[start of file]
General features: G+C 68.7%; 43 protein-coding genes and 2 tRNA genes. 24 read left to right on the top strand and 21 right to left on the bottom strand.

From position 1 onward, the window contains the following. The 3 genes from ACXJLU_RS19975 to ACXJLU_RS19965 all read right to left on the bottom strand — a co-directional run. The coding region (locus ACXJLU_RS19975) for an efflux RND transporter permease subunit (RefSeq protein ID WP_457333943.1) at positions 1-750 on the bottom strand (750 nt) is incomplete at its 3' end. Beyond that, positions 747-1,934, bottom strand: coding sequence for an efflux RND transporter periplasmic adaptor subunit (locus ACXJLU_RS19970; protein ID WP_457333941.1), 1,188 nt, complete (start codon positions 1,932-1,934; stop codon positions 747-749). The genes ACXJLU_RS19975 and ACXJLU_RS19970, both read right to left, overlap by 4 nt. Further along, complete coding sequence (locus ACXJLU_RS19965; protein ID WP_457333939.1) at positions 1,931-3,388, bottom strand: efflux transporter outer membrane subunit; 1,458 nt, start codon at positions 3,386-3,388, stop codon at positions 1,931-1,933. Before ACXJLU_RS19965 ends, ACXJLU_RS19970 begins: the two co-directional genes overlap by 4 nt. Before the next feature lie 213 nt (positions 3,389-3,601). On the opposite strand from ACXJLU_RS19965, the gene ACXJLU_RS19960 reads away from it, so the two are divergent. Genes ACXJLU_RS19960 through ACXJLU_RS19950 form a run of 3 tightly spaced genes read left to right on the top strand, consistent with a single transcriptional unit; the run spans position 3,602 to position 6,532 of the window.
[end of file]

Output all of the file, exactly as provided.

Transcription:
General features: G+C 68.7%; 43 protein-coding genes and 2 tRNA genes. 24 read left to right on the top strand and 21 right to left on the bottom strand.

From position 1 onward, the window contains the following. The 3 genes from ACXJLU_RS19975 to ACXJLU_RS19965 all read right to left on the bottom strand — a co-directional run. The coding region (locus ACXJLU_RS19975) for an efflux RND transporter permease subunit (RefSeq protein ID WP_457333943.1) at positions 1-750 on the bottom strand (750 nt) is incomplete at its 3' end. Beyond that, positions 747-1,934, bottom strand: coding sequence for an efflux RND transporter periplasmic adaptor subunit (locus ACXJLU_RS19970; protein ID WP_457333941.1), 1,188 nt, complete (start codon positions 1,932-1,934; stop codon positions 747-749). The genes ACXJLU_RS19975 and ACXJLU_RS19970, both read right to left, overlap by 4 nt. Further along, complete coding sequence (locus ACXJLU_RS19965; protein ID WP_457333939.1) at positions 1,931-3,388, bottom strand: efflux transporter outer membrane subunit; 1,458 nt, start codon at positions 3,386-3,388, stop codon at positions 1,931-1,933. Before ACXJLU_RS19965 ends, ACXJLU_RS19970 begins: the two co-directional genes overlap by 4 nt. Before the next feature lie 213 nt (positions 3,389-3,601). On the opposite strand from ACXJLU_RS19965, the gene ACXJLU_RS19960 reads away from it, so the two are divergent. Genes ACXJLU_RS19960 through ACXJLU_RS19950 form a run of 3 tightly spaced genes read left to right on the top strand, consistent with a single transcriptional unit; the run spans position 3,602 to position 6,532 of the window.